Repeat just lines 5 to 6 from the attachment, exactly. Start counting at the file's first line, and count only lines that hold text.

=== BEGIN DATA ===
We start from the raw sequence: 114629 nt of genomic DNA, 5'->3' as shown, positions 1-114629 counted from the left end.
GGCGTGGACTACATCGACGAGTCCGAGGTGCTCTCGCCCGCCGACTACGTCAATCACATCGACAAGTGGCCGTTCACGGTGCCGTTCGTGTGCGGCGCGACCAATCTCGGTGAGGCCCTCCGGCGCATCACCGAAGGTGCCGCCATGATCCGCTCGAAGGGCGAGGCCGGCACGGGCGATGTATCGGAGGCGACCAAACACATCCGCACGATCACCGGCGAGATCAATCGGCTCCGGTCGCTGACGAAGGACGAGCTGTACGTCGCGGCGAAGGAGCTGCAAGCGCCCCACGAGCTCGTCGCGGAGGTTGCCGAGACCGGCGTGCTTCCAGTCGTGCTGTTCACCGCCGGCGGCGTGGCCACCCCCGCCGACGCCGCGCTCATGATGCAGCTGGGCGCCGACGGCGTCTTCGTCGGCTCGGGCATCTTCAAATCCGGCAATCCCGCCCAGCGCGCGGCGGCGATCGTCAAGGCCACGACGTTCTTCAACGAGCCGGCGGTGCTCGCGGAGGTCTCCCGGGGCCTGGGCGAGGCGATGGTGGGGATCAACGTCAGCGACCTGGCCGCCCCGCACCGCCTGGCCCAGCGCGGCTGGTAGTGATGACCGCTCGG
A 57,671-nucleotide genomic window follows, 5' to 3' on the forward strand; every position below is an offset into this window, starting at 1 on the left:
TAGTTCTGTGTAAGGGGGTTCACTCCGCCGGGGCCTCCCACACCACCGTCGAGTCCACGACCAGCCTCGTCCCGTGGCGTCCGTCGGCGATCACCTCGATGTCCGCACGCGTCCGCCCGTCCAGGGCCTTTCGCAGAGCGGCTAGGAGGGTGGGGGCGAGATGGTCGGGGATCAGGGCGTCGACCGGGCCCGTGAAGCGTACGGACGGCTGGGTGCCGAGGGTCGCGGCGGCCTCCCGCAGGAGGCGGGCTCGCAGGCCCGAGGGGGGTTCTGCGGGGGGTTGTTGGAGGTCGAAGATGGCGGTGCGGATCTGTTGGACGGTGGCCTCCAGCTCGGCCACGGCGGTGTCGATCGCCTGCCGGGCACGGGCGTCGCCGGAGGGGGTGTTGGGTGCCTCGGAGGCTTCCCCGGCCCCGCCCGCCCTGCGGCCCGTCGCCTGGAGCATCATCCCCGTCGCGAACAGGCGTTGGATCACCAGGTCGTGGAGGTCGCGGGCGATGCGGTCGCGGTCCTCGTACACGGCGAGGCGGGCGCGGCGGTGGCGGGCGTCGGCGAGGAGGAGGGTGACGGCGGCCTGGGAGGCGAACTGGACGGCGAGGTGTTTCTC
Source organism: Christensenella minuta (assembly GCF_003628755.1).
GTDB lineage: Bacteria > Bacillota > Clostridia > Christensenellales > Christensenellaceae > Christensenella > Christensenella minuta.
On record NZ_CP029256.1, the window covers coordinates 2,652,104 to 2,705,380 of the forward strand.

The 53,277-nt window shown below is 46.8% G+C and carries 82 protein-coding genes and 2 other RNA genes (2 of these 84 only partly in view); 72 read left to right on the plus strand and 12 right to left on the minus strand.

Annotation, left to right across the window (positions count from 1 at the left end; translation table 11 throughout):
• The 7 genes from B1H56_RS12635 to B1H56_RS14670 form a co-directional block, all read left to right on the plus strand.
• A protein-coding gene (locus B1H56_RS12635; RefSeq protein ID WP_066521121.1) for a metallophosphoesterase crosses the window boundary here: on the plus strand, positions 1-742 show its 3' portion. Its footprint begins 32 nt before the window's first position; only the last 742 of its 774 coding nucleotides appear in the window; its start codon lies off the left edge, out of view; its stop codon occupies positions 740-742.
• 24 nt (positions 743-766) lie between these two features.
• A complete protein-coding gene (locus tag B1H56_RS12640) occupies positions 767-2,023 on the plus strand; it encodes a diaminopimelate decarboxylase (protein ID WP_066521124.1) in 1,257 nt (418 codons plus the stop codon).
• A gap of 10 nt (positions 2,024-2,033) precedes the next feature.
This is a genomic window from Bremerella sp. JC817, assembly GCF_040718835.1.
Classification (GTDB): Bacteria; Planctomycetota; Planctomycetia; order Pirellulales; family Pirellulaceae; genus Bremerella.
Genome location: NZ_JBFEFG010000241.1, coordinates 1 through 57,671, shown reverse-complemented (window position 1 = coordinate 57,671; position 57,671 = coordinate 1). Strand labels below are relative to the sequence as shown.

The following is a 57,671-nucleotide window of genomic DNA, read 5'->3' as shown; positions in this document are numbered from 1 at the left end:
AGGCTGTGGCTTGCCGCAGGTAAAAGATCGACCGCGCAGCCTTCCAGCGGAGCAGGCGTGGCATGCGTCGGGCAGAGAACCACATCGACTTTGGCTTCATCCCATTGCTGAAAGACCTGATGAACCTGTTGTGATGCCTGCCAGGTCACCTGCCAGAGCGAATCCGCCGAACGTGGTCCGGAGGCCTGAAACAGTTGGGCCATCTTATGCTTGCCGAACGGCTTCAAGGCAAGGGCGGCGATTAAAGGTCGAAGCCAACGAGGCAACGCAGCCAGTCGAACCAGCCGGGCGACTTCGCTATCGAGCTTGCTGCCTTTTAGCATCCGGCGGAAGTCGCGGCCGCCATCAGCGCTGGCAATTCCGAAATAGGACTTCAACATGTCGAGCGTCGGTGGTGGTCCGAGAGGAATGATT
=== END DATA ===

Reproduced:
Source organism: Christensenella minuta (assembly GCF_003628755.1).
GTDB lineage: Bacteria > Bacillota > Clostridia > Christensenellales > Christensenellaceae > Christensenella > Christensenella minuta.